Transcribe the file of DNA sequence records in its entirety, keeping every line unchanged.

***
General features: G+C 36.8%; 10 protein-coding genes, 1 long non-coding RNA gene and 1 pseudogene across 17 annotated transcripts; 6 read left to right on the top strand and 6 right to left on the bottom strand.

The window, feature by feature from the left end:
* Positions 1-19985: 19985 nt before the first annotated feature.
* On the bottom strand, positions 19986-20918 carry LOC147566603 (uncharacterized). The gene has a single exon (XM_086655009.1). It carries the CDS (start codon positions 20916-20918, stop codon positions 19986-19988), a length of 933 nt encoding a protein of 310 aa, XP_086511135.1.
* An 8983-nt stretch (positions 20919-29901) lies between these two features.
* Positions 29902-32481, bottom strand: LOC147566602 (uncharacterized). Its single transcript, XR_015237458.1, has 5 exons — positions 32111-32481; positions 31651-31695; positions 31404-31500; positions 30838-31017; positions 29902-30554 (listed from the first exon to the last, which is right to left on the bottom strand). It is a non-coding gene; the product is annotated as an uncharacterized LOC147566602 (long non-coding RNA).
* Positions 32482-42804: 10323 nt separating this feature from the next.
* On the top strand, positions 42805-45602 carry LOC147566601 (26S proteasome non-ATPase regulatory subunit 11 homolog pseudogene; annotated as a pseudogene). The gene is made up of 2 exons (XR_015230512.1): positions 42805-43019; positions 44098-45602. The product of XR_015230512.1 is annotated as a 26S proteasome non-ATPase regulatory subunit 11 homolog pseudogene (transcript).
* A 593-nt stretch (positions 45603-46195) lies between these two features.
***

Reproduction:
General features: G+C 36.8%; 10 protein-coding genes, 1 long non-coding RNA gene and 1 pseudogene across 17 annotated transcripts; 6 read left to right on the top strand and 6 right to left on the bottom strand.

The window, feature by feature from the left end:
* Positions 1-19985: 19985 nt before the first annotated feature.
* On the bottom strand, positions 19986-20918 carry LOC147566603 (uncharacterized). The gene has a single exon (XM_086655009.1). It carries the CDS (start codon positions 20916-20918, stop codon positions 19986-19988), a length of 933 nt encoding a protein of 310 aa, XP_086511135.1.
* An 8983-nt stretch (positions 20919-29901) lies between these two features.
* Positions 29902-32481, bottom strand: LOC147566602 (uncharacterized). Its single transcript, XR_015237458.1, has 5 exons — positions 32111-32481; positions 31651-31695; positions 31404-31500; positions 30838-31017; positions 29902-30554 (listed from the first exon to the last, which is right to left on the bottom strand). It is a non-coding gene; the product is annotated as an uncharacterized LOC147566602 (long non-coding RNA).
* Positions 32482-42804: 10323 nt separating this feature from the next.
* On the top strand, positions 42805-45602 carry LOC147566601 (26S proteasome non-ATPase regulatory subunit 11 homolog pseudogene; annotated as a pseudogene). The gene is made up of 2 exons (XR_015230512.1): positions 42805-43019; positions 44098-45602. The product of XR_015230512.1 is annotated as a 26S proteasome non-ATPase regulatory subunit 11 homolog pseudogene (transcript).
* A 593-nt stretch (positions 45603-46195) lies between these two features.